In polynomial form, assuming that the decoder can decode t errors

e ( D ) = i = 0 t e m i D m i
The syndromes Si, 0≦i≦δ−2

S i = r ( D ) | D = ɛ i + j = e ( D ) | D = α i + j = p = 1 t e m p ( α i + j ) m p
The previous equation is based on
r(D)=x(D)+e(D)=a(D)g(D)+S(D)
The GF Fourier transform

X i k = 0 N - 1 x k α ik , where N = 1 and i = 0 … N - 1 or X i = k = 0 N - 1 x k D k | D = α i
The spectral coefficients are the evaluation of the polynomial at the roots ∝i, i=0 . . . N−1. The inverse GF Fourier transform is defined as:

x k = 1 N X ( D ) | D = α - k In GF ( 2 m ) , N = 1.

For errors only decoding, error locators Lpm p , where p=1, . . . , t. The syndromes are:

S i = p = 1 t e m i ( L p ) i + j where i = 0 , … , δ - 2
Define connection polynomial:

B ( D ) = i = 0 2 t - 1 ( 1 - L p D ) = 1 + B 1 D + … + B t D t B ( D ) = 0 for D = L p , p = 0 , … , δ - 2
Therefore the inverse Fourier transform of the B coefficients will yield the b coefficients with nonzero values at the error locations. Hence bm. em=0 for m=0, . . . , n−1, and the convolution:

p = 0 t B p E i - p = 0 or E i = p = 1 t B p E i - p where i = 0 , … , n - 1 Since E i S i , S i = p = 1 t B p S i - p ( 1 )

Any solution of the system Equation (1) will lead to the error locators. As previously discussed, the decoding may be direct solving by Peterson-Gorenstein-Zierler decoding algorithm or LSFR by Massey algorithm.

For erasures and errors decoding, the error locators Lpm p , where p=1, . . . , r and the erasure locators Zpm p , where p=1, . . . , s. The correct values of code words at the error positions are −xl p .

Decoding procedure includes:

    • 1. Stuff zero symbols in the lp positions.
    • 2. Compute the syndromes Si, 0≦i≦δ−2. The syndromes will represent δ−1 successive entries in the GF FT of the received sequence.

S i = p = 1 r e m p L p i + j + p = 1 s - x l p Z p i + j i = 0 , … , δ - 2 S i = E i + j i = 0 , … , δ - 2
The GF FT of the incoming word:

E = { E 0 , E 1 , … , E i + j , … , E i + δ - 2 , j , … , E n - 1 S i , … S i + j }

    • 3. Define the erasure locator polynomial

Λ ( D ) = i = 1 s ( D - Z p ) = λ 0 D s + … + λ s - 1 D s - 1 + λ s

    • 4. Modify the original syndromes (Forney)

T i = p = 0 s λ p S i + s - p where , i = 0 , … , δ - s - 2

    • Ti are the modified syndromes and contains the error and erasure information.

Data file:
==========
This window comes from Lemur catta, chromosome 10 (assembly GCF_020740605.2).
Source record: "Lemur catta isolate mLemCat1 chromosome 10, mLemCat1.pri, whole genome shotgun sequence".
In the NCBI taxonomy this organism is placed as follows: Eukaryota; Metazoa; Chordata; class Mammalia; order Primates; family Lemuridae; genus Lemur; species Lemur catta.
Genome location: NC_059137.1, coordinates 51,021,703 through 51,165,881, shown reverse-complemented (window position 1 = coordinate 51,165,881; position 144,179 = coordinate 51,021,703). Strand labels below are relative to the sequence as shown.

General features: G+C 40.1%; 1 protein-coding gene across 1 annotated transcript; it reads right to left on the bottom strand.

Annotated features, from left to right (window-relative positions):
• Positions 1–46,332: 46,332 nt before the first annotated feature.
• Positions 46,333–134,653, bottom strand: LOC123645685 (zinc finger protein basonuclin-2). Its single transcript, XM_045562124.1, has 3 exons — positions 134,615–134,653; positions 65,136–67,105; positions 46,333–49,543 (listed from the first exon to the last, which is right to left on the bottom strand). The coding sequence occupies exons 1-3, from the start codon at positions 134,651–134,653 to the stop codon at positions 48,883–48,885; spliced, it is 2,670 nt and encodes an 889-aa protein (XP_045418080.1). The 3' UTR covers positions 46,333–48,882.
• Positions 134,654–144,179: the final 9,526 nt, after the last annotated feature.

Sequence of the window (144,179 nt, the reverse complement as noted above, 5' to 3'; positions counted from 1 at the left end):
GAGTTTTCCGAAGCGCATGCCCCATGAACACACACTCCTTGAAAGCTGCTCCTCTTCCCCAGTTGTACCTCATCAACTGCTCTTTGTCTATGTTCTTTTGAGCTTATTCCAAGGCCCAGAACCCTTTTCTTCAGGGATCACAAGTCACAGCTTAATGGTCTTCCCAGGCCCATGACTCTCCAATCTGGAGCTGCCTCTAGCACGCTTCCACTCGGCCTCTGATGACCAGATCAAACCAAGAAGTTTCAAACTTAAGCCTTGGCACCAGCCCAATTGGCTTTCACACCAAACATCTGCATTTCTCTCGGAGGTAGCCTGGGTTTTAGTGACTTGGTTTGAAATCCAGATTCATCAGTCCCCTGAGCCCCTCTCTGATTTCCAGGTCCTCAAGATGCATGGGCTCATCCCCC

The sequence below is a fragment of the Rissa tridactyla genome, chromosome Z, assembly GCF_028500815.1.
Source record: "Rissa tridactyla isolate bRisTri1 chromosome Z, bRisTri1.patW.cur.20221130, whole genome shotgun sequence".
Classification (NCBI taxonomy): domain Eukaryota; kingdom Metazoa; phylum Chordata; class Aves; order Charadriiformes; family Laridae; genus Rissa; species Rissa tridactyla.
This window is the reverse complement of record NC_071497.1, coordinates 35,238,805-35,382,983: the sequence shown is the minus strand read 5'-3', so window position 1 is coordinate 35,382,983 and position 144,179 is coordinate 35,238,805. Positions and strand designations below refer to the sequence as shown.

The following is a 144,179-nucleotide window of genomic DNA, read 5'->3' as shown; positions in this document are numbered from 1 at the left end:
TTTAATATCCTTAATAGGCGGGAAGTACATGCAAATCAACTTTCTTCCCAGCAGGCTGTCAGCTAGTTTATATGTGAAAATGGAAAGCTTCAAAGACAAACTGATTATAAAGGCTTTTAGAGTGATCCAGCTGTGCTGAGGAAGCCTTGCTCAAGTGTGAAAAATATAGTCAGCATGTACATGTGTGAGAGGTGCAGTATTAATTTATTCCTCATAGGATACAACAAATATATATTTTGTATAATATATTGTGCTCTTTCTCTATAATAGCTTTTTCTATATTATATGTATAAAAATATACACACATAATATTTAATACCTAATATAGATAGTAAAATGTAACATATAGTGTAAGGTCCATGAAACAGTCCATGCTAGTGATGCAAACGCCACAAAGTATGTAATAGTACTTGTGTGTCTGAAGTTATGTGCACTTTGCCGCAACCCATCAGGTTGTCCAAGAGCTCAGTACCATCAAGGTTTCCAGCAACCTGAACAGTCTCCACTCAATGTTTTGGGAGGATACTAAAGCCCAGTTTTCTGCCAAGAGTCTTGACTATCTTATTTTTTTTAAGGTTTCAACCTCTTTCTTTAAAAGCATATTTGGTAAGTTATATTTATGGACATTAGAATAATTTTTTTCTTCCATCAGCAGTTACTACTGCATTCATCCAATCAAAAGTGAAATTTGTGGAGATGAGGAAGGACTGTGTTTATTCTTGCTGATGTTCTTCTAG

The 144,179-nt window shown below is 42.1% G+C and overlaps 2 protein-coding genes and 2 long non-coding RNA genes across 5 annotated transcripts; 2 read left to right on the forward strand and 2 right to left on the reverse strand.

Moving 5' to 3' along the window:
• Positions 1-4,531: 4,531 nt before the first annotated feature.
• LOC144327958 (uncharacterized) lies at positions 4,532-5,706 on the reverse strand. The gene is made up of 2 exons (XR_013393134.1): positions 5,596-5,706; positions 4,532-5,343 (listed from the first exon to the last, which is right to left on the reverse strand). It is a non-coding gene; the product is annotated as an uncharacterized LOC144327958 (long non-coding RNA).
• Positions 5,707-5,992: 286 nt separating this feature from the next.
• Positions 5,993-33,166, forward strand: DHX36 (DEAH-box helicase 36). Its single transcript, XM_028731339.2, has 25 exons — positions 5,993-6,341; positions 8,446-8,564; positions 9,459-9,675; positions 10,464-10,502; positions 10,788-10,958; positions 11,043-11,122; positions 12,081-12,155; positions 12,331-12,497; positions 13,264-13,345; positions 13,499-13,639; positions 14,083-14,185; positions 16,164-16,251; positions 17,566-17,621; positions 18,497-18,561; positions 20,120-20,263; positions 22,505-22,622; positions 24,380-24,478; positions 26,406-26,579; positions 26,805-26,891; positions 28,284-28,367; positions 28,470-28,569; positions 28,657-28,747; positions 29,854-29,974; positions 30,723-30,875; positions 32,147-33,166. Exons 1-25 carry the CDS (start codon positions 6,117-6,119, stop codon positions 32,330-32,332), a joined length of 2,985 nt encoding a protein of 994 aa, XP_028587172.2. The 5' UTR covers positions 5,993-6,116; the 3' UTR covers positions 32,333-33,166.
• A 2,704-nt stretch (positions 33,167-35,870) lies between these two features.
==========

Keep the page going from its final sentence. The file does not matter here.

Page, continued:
• 5. Find Ti coefficients. The error locator polynomial coefficients are obtained through the Massey shift register algorithm. First, determine the 2t−s T coefficients from

T i = p = 0 s λ p S i + s - p
For this step the syndrome and erasure locator polynomials have the following form
S(D)=S 0 +S 1 D+ . . . +S 2t−1 D 2t−1
λ(D)=λ01 D+ . . . +λ s D s

    • 6. Massey algorithm:
      • A. Initialize: k=0, B(0)(x)=1, L=0 and T(x)=x.
      • B. Loop k=1, . . . , 2t−s
      • C. Compute the discrepancy

Δ ( k ) = T k - i = 1 L B i ( k - 1 ) T k - 1

      • D. If Δ(k)=0 Then Go To H
      • E. Modify connection polynomial Bi (k)(x)=Bi (k−1)(x)−Δ(k)T(x)
      • F. If 2L≧k Then Go To H
      • G. L=k−L, T(x)=B(k−1)(x)Δ(k) −1
      • H. T(x)=xT(x)
    • 7. Compute error locations by solving the B(x).
    • 8. Compute error magnitudes (Forney)

L k Ω ( L k - 1 ) Ψ ( L k - 1 )

    • Where Ω(x)=B(x)[S(x)+1]] and, Ψ′(D) is the formal derivative of Ψ(D)=Γ(D)[S(D)+1]]
    • 9. Compute the erasure magnitudes

Z k Ω ( Z k - 1 ) Ψ ( Z k - 1 )

    • 10. Correct for errors and erasures
      The relationship between the total number of correctable errors and erasures is (2t−NL)/2=Nz

Although the present disclosure has been described and illustrated in detail, it is to be clearly understood that this is done by way of illustration and example only and is not to be taken by way of limitation. The scope of the present disclosure is to be limited only by the terms of the appended claims.

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Classifications
U.S. Classification714/755
International ClassificationH03M13/29
Cooperative ClassificationH03M13/1585, H03M13/153, H03M13/156, H03M13/154, H03M13/4146, H03M13/2936, H03M13/2948
European ClassificationH03M13/15P15, H03M13/15P3B, H03M13/41S1, H03M13/29C3, H03M13/29M, H03M13/15P4, H03M13/15P8